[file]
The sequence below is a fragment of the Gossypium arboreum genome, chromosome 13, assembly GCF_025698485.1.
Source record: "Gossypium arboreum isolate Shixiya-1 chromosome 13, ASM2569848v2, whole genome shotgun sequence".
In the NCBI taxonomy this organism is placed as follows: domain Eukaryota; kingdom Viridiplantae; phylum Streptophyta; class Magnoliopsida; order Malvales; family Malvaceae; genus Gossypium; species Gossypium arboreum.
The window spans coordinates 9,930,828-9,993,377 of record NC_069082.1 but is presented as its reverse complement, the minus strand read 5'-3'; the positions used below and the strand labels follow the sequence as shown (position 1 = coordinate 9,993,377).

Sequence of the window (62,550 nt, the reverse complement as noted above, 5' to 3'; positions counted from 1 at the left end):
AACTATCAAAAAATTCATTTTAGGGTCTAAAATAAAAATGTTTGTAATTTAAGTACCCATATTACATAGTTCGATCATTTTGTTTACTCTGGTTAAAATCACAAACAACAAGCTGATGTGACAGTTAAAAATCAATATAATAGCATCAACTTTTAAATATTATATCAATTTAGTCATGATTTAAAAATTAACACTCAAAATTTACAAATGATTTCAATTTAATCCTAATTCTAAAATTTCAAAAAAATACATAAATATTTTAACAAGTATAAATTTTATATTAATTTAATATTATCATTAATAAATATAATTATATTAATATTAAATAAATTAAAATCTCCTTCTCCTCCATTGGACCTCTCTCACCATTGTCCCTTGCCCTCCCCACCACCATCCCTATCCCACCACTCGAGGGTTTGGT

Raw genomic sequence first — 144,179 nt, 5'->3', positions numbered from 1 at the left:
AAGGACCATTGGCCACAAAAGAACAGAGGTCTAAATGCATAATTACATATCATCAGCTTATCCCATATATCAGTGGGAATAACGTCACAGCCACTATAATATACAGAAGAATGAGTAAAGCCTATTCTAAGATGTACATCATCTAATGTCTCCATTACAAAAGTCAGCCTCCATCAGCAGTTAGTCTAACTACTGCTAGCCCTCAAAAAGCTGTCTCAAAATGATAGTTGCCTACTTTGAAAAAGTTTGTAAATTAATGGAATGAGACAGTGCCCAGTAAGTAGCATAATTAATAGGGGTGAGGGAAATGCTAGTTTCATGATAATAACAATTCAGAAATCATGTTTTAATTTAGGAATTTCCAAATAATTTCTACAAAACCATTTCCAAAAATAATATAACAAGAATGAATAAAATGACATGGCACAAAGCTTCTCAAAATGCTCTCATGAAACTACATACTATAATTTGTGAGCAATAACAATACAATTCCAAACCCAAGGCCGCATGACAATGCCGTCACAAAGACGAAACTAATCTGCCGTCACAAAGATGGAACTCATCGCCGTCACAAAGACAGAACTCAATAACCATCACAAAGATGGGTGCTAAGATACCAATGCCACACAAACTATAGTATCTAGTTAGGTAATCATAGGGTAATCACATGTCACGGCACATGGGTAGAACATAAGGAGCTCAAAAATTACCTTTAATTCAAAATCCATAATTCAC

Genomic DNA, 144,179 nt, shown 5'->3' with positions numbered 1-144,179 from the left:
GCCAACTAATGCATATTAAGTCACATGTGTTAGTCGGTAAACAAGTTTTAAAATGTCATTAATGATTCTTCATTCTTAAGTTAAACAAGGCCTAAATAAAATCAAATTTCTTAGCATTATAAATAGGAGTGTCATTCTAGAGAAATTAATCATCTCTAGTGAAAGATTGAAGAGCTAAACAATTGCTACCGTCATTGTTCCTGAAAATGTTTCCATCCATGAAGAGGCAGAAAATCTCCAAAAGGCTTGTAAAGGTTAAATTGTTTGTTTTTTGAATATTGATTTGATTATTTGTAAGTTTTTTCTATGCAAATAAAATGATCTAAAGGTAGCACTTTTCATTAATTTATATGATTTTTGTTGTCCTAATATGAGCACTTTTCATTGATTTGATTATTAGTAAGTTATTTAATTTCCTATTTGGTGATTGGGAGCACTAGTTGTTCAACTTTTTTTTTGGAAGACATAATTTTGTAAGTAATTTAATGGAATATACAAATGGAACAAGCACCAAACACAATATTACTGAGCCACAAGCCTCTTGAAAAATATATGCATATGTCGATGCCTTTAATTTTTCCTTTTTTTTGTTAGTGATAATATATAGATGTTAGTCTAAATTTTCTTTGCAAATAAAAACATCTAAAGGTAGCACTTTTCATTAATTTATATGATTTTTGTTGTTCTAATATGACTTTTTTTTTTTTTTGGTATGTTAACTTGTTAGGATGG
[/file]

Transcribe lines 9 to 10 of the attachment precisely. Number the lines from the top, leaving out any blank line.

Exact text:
Genomic DNA, 144,179 nt, shown 5'->3' with positions numbered 1-144,179 from the left:
GCCAACTAATGCATATTAAGTCACATGTGTTAGTCGGTAAACAAGTTTTAAAATGTCATTAATGATTCTTCATTCTTAAGTTAAACAAGGCCTAAATAAAATCAAATTTCTTAGCATTATAAATAGGAGTGTCATTCTAGAGAAATTAATCATCTCTAGTGAAAGATTGAAGAGCTAAACAATTGCTACCGTCATTGTTCCTGAAAATGTTTCCATCCATGAAGAGGCAGAAAATCTCCAAAAGGCTTGTAAAGGTTAAATTGTTTGTTTTTTGAATATTGATTTGATTATTTGTAAGTTTTTTCTATGCAAATAAAATGATCTAAAGGTAGCACTTTTCATTAATTTATATGATTTTTGTTGTCCTAATATGAGCACTTTTCATTGATTTGATTATTAGTAAGTTATTTAATTTCCTATTTGGTGATTGGGAGCACTAGTTGTTCAACTTTTTTTTTGGAAGACATAATTTTGTAAGTAATTTAATGGAATATACAAATGGAACAAGCACCAAACACAATATTACTGAGCCACAAGCCTCTTGAAAAATATATGCATATGTCGATGCCTTTAATTTTTCCTTTTTTTTGTTAGTGATAATATATAGATGTTAGTCTAAATTTTCTTTGCAAATAAAAACATCTAAAGGTAGCACTTTTCATTAATTTATATGATTTTTGTTGTTCTAATATGACTTTTTTTTTTTTTTGGTATGTTAACTTGTTAGGATGG